Tale of a phantom pension: A man who kept paying after he lost his job is fighting for compensation

Click to follow
The Independent Online
A MATURE student is fighting for compensation from an insurance company after he was advised to continue paying into a personal pension despite being ineligible.

Richard Hutchings was told to keep paying pounds 40 a month into his Axa Equity & Law pension plan for two years even though he became unemployed one month after he started it.

Inland Revenue rules say that pension contributions can only be made out of earnings.

To make matters worse, even after Mr Hutchings contacted the company 10 months ago, when he realised he should not have been paying, he has still not received a refund of the pounds 800 premium.

Axa admits the advice given to Mr Hutchings, a ceramics student, was 'questionable'. It also accepts that its administration procedures were at fault.

The company says it is prepared to refund his contributions, but it has so far refused to add interest to the money it has held since he started his pension in May 1991.

Mr Hutchings, 35, said: 'I feel let down. As a student, I went short on everything else to keep up my pension payments, because I thought they were vital to my future. It now turns out I was wrongly advised to do so.'

In May 1991, while working as a draughtsman in Nottingham, Mr Hutchings was approached by a consultant from Ashwood Law, a local financial advice firm which was tied to Equity & Law.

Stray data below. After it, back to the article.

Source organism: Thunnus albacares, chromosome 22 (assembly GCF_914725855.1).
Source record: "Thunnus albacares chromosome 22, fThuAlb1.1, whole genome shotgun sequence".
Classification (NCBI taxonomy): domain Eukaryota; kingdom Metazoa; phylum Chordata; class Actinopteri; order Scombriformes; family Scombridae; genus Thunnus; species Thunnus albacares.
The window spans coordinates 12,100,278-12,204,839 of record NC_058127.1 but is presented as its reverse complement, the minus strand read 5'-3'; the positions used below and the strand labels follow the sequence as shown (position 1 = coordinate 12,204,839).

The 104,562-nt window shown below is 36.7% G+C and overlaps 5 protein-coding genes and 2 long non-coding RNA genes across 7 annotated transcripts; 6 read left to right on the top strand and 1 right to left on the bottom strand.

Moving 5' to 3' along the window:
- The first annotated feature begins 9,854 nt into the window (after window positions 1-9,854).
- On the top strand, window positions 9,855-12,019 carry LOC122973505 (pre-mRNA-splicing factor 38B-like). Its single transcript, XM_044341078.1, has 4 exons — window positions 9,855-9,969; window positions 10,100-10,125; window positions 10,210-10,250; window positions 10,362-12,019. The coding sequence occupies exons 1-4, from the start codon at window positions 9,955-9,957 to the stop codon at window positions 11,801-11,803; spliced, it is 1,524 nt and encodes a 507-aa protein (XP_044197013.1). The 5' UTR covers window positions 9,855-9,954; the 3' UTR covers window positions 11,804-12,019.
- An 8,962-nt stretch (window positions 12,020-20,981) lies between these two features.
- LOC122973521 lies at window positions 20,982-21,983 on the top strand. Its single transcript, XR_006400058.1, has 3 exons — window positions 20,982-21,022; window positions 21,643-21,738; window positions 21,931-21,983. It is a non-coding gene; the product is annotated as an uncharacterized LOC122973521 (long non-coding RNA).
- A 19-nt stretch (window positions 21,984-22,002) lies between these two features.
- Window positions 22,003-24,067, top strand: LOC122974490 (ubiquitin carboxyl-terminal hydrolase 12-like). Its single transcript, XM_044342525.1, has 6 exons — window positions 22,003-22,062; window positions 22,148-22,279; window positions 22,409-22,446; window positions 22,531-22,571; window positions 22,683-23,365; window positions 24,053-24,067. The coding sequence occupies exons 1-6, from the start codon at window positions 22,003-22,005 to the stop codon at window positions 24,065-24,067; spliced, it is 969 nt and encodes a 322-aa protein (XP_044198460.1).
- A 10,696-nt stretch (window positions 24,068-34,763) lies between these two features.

'The consultant said that I should transfer my previous 10 years' contributions from a local government and a Royal Mail pension scheme.

'I agreed and made the transfer. Unfortunately, shortly after starting my new pension, I was made redundant.'

Mr Hutchings informed the consultant that he was now unemployed. He was told to keep on paying, because he would find work soon. Despite telling her a year later that he was still jobless, nothing was done.

In September 1992, Mr Hutchings began a two-year ceramics course at the University of Derby. From a student grant of pounds 265 a month, he continued to make monthly payments of more than pounds 40.

Early last year, a Prudential salesman he met informed him that Inland Revenue rules meant he should not be making contributions.

Payments into a pension plan may only be made on the basis of a person's earnings in a year. For example, the Revenue allows 17.5 per cent of net pay to be paid before the age of 35, and 20 per cent before 45.

Dividends or interest from savings cannot be counted as earnings. Nor can women count their husbands' incomes.

Mr Hutchings got in touch with Axa in April. He was seen by a consultant, who immediately advised him to stop any further payments to his scheme.

However, since that time, and despite repeatedly writing to Axa Equity & Law, he has not received any refund on his contributions nor has the company written to him since November.

An Axa Equity & Law spokesman said Ashwood Law was no longer tied to his company. He blamed the delay on a combination of internal administration problems and the Inland Revenue.

'When Mr Hutchings first got in touch with us, we responded quickly. Then we sent him letters asking for more information and his replies reached the wrong department.

'Since November we have been waiting for the Inland Revenue to confirm that he had no relevant earnings over that period, before we offered a refund.'

(Photograph omitted)

Comments